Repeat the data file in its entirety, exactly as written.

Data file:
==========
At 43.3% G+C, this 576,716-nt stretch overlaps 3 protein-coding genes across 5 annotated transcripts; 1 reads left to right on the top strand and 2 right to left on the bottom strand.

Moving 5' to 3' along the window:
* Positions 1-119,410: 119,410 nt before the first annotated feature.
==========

At 43.3% G+C, this 576,716-nt stretch overlaps 3 protein-coding genes across 5 annotated transcripts; 1 reads left to right on the top strand and 2 right to left on the bottom strand.

Moving 5' to 3' along the window:
* Positions 1-119,410: 119,410 nt before the first annotated feature.